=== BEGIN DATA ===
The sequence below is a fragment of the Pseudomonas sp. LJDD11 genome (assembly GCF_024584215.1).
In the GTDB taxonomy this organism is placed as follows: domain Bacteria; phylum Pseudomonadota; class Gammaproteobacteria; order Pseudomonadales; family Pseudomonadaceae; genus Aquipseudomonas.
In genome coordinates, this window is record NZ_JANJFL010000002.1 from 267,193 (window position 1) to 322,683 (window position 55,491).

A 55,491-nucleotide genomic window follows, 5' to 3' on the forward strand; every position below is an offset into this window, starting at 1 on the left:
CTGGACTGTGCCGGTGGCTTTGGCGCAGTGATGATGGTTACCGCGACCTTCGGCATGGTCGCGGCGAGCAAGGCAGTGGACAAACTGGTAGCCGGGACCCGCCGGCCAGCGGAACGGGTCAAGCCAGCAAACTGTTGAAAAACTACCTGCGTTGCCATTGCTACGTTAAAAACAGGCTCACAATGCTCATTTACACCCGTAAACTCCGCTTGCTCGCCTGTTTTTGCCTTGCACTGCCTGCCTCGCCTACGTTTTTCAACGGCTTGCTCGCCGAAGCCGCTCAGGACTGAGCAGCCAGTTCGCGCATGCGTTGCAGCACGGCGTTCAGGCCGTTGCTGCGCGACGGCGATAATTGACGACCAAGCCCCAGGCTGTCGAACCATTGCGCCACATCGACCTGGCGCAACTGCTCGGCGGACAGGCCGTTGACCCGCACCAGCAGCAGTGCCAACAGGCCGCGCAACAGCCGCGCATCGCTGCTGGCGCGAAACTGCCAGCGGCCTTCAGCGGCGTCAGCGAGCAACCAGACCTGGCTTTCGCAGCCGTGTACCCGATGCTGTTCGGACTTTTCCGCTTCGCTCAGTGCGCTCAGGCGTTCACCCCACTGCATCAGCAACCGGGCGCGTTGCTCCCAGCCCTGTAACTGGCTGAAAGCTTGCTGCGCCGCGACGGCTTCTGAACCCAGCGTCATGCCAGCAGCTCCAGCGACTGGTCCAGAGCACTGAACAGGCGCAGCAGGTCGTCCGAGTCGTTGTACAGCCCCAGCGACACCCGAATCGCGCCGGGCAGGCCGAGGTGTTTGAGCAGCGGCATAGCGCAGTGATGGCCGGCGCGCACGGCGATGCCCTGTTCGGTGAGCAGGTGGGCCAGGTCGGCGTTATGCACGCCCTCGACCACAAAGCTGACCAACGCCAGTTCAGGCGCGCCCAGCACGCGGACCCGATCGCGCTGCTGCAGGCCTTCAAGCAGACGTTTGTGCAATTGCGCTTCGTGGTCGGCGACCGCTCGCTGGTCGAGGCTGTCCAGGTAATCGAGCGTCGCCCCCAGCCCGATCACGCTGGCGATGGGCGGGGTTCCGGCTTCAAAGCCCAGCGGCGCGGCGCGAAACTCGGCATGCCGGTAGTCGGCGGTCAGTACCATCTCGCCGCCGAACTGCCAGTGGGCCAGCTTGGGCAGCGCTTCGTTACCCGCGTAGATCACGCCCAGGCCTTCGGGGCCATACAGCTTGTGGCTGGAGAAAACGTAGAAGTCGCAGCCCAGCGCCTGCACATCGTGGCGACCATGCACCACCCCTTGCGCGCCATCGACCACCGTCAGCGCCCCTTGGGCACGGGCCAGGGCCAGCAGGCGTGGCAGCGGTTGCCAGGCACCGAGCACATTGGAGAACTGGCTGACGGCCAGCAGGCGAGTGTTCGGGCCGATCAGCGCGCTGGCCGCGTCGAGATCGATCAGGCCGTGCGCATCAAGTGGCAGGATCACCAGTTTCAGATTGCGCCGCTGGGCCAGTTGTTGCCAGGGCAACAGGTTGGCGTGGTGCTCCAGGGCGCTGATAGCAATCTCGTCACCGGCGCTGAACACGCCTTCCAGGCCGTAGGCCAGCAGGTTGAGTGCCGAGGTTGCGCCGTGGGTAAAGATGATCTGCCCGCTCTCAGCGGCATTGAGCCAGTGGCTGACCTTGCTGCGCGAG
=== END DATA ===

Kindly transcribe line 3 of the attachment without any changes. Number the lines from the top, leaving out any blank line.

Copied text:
In genome coordinates, this window is record NZ_JANJFL010000002.1 from 267,193 (window position 1) to 322,683 (window position 55,491).